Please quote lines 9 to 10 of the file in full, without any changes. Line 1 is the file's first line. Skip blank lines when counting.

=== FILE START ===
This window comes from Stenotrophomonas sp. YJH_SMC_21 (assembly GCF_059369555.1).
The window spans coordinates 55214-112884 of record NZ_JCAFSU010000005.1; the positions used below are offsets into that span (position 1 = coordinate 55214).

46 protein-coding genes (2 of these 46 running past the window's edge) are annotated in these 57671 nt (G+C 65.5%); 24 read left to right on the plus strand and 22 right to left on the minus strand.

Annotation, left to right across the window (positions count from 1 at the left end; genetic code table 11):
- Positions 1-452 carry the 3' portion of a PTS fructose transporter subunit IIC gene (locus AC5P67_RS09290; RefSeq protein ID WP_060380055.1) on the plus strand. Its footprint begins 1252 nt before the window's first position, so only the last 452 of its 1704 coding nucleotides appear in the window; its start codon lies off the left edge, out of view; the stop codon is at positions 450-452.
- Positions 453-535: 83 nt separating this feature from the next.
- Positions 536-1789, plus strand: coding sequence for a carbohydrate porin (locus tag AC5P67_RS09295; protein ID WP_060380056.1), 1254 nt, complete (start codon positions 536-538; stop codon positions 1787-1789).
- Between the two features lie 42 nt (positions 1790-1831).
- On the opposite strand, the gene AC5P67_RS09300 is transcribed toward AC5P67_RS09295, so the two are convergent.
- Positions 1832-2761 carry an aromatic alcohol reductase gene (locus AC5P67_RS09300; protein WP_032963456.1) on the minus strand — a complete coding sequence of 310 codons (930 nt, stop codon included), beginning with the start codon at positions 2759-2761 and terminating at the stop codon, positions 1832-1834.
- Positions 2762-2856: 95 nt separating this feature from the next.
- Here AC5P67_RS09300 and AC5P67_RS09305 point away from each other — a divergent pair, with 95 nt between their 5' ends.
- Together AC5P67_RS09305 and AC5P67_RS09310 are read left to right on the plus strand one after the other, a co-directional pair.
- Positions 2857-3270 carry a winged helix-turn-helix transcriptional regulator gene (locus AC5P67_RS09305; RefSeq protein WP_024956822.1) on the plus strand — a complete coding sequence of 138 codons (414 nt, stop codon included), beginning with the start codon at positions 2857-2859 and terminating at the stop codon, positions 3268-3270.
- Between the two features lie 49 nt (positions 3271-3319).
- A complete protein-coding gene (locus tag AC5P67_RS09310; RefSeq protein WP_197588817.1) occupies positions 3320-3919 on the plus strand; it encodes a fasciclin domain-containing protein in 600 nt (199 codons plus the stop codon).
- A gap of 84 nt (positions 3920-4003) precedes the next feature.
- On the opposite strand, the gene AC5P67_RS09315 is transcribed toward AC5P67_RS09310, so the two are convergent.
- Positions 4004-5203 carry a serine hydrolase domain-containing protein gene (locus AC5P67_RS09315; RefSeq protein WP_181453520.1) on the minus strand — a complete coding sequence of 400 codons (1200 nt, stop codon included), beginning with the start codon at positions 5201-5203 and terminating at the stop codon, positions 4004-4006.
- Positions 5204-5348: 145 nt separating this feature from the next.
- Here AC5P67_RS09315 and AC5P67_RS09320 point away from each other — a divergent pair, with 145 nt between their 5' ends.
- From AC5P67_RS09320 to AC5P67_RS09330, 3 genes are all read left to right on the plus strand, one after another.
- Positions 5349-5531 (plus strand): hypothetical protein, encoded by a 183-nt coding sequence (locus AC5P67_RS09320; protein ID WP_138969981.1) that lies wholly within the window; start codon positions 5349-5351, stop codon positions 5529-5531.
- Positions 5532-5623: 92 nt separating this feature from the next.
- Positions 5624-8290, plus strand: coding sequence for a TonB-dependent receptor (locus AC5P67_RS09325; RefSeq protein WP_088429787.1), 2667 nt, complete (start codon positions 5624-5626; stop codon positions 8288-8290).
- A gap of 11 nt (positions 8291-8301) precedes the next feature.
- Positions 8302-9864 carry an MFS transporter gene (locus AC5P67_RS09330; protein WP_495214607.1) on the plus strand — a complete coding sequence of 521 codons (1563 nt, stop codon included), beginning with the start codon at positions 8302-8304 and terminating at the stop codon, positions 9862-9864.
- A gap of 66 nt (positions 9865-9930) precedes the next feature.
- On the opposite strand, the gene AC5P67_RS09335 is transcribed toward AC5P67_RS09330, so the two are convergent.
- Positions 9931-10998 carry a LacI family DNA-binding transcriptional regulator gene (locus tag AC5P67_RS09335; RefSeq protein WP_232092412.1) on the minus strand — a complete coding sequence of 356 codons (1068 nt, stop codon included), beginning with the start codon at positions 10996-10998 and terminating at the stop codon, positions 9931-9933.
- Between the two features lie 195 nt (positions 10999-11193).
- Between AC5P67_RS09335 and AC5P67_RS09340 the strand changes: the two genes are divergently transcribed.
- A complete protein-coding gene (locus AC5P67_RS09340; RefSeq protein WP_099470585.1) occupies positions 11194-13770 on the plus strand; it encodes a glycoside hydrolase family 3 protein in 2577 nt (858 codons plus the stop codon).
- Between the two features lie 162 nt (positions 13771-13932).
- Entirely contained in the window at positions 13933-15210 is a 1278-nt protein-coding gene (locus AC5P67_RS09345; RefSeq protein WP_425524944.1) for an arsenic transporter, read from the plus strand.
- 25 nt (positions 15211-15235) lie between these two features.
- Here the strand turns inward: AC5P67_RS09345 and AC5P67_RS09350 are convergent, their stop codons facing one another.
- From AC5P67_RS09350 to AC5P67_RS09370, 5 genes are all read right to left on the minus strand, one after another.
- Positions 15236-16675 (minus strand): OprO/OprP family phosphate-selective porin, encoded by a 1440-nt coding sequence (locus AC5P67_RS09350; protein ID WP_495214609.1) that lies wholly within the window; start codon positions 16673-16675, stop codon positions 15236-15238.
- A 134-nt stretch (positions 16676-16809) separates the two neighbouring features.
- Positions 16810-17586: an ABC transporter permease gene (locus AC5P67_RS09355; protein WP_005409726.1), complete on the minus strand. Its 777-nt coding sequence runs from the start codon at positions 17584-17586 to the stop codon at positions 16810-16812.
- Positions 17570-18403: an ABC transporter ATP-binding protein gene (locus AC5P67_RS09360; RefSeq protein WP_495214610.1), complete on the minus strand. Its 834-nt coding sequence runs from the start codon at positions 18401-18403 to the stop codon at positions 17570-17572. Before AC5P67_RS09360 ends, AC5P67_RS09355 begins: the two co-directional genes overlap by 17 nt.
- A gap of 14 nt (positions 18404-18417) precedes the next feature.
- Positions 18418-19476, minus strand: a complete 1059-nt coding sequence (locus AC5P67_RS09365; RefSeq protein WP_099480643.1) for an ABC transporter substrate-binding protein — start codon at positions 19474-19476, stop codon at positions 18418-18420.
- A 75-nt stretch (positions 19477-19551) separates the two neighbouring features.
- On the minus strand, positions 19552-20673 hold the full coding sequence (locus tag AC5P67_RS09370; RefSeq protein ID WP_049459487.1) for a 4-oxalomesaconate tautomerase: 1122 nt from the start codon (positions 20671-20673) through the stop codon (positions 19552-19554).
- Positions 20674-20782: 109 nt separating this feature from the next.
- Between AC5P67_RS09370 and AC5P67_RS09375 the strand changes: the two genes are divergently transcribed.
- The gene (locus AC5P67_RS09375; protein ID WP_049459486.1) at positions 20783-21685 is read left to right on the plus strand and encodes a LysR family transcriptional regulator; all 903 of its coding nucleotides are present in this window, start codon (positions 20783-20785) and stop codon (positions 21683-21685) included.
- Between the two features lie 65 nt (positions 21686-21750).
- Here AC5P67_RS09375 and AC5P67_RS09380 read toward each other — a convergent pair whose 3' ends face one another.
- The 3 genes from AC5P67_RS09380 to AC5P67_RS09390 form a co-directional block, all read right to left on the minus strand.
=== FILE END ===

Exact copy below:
- On the opposite strand, the gene AC5P67_RS09300 is transcribed toward AC5P67_RS09295, so the two are convergent.
- Positions 1832-2761 carry an aromatic alcohol reductase gene (locus AC5P67_RS09300; protein WP_032963456.1) on the minus strand — a complete coding sequence of 310 codons (930 nt, stop codon included), beginning with the start codon at positions 2759-2761 and terminating at the stop codon, positions 1832-1834.